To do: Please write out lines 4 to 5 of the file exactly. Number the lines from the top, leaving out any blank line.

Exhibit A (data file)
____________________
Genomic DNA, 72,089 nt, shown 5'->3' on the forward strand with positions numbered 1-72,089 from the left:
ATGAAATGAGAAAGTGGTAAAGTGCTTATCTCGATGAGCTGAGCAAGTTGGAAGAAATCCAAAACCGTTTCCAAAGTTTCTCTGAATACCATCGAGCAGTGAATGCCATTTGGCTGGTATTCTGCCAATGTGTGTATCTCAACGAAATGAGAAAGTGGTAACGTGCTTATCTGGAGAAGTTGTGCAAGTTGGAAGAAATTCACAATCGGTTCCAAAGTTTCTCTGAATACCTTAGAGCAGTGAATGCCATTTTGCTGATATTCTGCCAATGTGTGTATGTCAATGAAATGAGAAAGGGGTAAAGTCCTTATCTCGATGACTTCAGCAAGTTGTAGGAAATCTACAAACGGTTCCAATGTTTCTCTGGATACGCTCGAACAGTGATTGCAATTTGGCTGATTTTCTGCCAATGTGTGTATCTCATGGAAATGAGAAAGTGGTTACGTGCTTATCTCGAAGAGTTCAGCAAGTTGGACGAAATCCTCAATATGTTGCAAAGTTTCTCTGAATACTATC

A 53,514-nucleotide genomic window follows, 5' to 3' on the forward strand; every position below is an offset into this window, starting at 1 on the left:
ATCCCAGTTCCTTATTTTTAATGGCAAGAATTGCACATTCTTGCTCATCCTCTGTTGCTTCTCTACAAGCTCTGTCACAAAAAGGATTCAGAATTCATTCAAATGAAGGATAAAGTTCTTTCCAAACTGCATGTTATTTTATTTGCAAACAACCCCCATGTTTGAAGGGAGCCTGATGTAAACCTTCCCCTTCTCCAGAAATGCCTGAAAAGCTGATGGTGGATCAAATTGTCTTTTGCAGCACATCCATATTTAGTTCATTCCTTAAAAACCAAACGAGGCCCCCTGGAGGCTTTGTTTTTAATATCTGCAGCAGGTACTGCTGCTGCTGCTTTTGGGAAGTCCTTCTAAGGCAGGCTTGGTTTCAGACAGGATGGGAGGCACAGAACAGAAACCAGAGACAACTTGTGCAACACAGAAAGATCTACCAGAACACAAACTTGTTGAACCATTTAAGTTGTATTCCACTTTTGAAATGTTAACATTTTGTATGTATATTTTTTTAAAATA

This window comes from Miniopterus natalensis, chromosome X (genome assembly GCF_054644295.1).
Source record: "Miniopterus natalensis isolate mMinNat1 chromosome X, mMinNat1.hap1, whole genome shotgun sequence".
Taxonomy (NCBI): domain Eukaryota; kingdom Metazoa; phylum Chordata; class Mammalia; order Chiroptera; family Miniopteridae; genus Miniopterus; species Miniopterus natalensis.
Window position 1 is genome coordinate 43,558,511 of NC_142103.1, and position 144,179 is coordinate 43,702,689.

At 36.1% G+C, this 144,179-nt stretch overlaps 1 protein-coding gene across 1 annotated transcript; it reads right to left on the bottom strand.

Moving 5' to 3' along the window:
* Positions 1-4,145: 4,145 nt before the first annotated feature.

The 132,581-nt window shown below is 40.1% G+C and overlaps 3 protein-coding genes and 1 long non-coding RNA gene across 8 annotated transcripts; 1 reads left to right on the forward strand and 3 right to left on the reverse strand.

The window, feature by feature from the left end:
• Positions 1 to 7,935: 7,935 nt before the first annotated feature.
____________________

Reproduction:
ATCCCAGTTCCTTATTTTTAATGGCAAGAATTGCACATTCTTGCTCATCCTCTGTTGCTTCTCTACAAGCTCTGTCACAAAAAGGATTCAGAATTCATTCAAATGAAGGATAAAGTTCTTTCCAAACTGCATGTTATTTTATTTGCAAACAACCCCCATGTTTGAAGGGAGCCTGATGTAAACCTTCCCCTTCTCCAGAAATGCCTGAAAAGCTGATGGTGGATCAAATTGTCTTTTGCAGCACATCCATATTTAGTTCATTCCTTAAAAACCAAACGAGGCCCCCTGGAGGCTTTGTTTTTAATATCTGCAGCAGGTACTGCTGCTGCTGCTTTTGGGAAGTCCTTCTAAGGCAGGCTTGGTTTCAGACAGGATGGGAGGCACAGAACAGAAACCAGAGACAACTTGTGCAACACAGAAAGATCTACCAGAACACAAACTTGTTGAACCATTTAAGTTGTATTCCACTTTTGAAATGTTAACATTTTGTATGTATATTTTTTTAAAATA

This window comes from Miniopterus natalensis, chromosome X (genome assembly GCF_054644295.1).